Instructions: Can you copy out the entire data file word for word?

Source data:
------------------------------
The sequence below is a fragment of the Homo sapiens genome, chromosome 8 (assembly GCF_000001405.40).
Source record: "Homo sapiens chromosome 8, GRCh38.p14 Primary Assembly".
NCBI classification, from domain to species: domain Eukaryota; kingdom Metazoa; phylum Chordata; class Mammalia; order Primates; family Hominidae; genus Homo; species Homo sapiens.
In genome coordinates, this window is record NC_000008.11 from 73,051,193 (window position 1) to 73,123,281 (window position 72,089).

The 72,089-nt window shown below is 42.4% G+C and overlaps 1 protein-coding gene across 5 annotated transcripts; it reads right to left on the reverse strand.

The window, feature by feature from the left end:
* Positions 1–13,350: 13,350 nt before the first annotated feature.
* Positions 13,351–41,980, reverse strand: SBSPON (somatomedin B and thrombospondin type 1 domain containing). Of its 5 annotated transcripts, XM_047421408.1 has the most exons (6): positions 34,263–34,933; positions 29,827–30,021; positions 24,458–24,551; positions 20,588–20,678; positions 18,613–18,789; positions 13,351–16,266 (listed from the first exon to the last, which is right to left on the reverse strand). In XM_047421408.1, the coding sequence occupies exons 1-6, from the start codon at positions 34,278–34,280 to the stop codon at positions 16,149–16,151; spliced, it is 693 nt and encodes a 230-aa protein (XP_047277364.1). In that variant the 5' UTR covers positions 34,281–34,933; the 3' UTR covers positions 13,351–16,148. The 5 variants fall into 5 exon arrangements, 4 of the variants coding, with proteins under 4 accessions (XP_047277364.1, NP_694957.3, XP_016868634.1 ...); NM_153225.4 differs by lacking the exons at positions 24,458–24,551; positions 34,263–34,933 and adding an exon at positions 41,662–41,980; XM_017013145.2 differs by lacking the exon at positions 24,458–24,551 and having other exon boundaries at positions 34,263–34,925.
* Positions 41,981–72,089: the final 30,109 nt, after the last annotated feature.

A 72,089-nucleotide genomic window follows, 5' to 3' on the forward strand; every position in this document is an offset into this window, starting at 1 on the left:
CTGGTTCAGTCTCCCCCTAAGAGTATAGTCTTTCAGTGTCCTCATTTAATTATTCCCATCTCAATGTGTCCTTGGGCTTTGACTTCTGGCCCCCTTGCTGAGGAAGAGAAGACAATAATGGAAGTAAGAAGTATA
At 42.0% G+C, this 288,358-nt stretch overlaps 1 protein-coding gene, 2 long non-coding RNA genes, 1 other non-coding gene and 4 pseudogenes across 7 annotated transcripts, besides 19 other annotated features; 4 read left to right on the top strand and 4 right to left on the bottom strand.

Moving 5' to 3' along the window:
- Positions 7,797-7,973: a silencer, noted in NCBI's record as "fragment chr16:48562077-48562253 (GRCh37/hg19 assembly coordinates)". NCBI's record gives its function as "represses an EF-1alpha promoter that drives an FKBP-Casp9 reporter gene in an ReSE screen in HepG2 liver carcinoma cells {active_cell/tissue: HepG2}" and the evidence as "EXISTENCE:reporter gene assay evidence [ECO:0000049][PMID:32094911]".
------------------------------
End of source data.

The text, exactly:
The sequence below is a fragment of the Homo sapiens genome, chromosome 8 (assembly GCF_000001405.40).
Source record: "Homo sapiens chromosome 8, GRCh38.p14 Primary Assembly".
NCBI classification, from domain to species: domain Eukaryota; kingdom Metazoa; phylum Chordata; class Mammalia; order Primates; family Hominidae; genus Homo; species Homo sapiens.
In genome coordinates, this window is record NC_000008.11 from 73,051,193 (window position 1) to 73,123,281 (window position 72,089).

The 72,089-nt window shown below is 42.4% G+C and overlaps 1 protein-coding gene across 5 annotated transcripts; it reads right to left on the reverse strand.

The window, feature by feature from the left end:
* Positions 1–13,350: 13,350 nt before the first annotated feature.
* Positions 13,351–41,980, reverse strand: SBSPON (somatomedin B and thrombospondin type 1 domain containing). Of its 5 annotated transcripts, XM_047421408.1 has the most exons (6): positions 34,263–34,933; positions 29,827–30,021; positions 24,458–24,551; positions 20,588–20,678; positions 18,613–18,789; positions 13,351–16,266 (listed from the first exon to the last, which is right to left on the reverse strand). In XM_047421408.1, the coding sequence occupies exons 1-6, from the start codon at positions 34,278–34,280 to the stop codon at positions 16,149–16,151; spliced, it is 693 nt and encodes a 230-aa protein (XP_047277364.1). In that variant the 5' UTR covers positions 34,281–34,933; the 3' UTR covers positions 13,351–16,148. The 5 variants fall into 5 exon arrangements, 4 of the variants coding, with proteins under 4 accessions (XP_047277364.1, NP_694957.3, XP_016868634.1 ...); NM_153225.4 differs by lacking the exons at positions 24,458–24,551; positions 34,263–34,933 and adding an exon at positions 41,662–41,980; XM_017013145.2 differs by lacking the exon at positions 24,458–24,551 and having other exon boundaries at positions 34,263–34,925.
* Positions 41,981–72,089: the final 30,109 nt, after the last annotated feature.

A 72,089-nucleotide genomic window follows, 5' to 3' on the forward strand; every position in this document is an offset into this window, starting at 1 on the left:
CTGGTTCAGTCTCCCCCTAAGAGTATAGTCTTTCAGTGTCCTCATTTAATTATTCCCATCTCAATGTGTCCTTGGGCTTTGACTTCTGGCCCCCTTGCTGAGGAAGAGAAGACAATAATGGAAGTAAGAAGTATA
At 42.0% G+C, this 288,358-nt stretch overlaps 1 protein-coding gene, 2 long non-coding RNA genes, 1 other non-coding gene and 4 pseudogenes across 7 annotated transcripts, besides 19 other annotated features; 4 read left to right on the top strand and 4 right to left on the bottom strand.

Moving 5' to 3' along the window:
- Positions 7,797-7,973: a silencer, noted in NCBI's record as "fragment chr16:48562077-48562253 (GRCh37/hg19 assembly coordinates)". NCBI's record gives its function as "represses an EF-1alpha promoter that drives an FKBP-Casp9 reporter gene in an ReSE screen in HepG2 liver carcinoma cells {active_cell/tissue: HepG2}" and the evidence as "EXISTENCE:reporter gene assay evidence [ECO:0000049][PMID:32094911]".